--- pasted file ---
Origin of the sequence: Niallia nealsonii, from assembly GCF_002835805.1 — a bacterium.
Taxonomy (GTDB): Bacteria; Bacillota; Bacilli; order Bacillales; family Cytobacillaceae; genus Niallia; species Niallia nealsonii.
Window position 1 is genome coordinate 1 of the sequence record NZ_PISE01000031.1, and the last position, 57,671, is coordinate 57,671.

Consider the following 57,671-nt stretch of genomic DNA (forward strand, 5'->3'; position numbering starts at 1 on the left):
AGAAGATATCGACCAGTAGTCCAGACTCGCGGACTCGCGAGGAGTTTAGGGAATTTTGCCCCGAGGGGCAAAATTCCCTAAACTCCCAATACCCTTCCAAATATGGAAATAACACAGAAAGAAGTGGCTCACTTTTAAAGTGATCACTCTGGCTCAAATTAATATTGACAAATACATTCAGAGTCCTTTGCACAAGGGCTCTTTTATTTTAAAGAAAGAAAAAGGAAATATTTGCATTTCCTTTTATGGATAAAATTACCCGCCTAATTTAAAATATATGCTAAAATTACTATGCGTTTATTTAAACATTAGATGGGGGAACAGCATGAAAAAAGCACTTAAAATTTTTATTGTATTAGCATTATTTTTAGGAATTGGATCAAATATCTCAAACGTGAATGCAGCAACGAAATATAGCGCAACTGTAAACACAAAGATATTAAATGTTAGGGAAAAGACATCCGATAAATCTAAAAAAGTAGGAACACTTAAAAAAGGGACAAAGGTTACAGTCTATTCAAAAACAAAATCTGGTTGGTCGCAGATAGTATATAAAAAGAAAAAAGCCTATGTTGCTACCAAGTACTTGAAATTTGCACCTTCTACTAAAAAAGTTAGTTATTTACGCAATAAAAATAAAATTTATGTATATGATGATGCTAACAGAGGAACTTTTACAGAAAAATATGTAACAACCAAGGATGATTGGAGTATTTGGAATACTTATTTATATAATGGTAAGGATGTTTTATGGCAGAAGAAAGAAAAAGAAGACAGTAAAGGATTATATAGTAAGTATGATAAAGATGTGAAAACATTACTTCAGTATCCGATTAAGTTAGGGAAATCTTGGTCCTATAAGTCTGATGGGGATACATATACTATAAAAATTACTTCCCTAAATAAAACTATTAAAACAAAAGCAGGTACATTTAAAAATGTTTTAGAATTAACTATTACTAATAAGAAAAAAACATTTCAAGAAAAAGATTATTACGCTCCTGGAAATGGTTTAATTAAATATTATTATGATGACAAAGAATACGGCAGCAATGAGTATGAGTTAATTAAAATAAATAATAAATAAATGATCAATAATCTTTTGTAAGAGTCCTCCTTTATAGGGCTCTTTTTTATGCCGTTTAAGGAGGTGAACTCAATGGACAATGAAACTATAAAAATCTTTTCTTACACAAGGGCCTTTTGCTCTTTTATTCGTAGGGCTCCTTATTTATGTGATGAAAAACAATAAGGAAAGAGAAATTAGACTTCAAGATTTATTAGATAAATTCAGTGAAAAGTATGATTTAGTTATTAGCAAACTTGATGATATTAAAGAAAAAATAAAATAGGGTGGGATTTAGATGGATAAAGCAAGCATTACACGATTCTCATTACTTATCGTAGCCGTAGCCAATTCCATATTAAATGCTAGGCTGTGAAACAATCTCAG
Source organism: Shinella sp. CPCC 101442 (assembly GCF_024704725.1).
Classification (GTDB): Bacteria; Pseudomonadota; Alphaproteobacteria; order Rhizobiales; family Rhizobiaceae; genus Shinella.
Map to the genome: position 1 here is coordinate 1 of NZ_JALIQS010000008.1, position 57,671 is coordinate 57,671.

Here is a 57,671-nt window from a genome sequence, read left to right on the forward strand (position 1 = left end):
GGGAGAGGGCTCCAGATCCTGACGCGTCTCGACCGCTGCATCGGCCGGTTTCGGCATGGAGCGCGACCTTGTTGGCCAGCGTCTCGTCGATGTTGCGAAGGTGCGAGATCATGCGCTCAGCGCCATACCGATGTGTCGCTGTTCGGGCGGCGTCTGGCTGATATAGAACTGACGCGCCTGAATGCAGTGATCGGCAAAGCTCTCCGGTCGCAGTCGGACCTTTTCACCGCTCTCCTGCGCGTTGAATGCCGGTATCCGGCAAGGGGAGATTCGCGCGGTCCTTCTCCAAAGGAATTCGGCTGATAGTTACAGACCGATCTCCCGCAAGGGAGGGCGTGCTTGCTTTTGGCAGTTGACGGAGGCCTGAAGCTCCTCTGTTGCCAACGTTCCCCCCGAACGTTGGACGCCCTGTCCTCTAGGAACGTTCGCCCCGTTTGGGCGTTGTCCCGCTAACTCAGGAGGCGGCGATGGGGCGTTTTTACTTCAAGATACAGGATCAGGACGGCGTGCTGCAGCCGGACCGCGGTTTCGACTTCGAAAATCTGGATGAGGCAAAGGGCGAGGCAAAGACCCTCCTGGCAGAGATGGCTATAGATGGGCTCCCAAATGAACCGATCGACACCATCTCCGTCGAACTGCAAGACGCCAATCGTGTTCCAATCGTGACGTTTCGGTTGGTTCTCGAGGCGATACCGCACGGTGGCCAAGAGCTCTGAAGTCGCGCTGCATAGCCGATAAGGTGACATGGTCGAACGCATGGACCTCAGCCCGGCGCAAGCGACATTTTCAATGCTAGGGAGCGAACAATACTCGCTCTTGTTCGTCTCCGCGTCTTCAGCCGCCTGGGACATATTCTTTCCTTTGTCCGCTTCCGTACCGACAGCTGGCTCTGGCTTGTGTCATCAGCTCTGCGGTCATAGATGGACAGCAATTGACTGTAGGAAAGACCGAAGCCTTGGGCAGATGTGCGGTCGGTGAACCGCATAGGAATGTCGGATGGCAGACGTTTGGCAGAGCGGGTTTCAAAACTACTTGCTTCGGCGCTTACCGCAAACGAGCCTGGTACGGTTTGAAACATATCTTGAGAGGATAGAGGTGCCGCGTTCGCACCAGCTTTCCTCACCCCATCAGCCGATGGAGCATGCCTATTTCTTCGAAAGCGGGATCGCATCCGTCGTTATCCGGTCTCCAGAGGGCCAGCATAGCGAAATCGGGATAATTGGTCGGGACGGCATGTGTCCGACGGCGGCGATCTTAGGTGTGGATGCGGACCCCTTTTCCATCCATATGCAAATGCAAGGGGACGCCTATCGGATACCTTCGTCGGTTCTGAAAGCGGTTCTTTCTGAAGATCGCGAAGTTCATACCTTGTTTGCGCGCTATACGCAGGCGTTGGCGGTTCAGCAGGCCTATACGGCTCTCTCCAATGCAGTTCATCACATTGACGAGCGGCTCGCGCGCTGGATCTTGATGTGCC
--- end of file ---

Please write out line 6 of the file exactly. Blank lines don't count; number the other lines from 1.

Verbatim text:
Source organism: Shinella sp. CPCC 101442 (assembly GCF_024704725.1).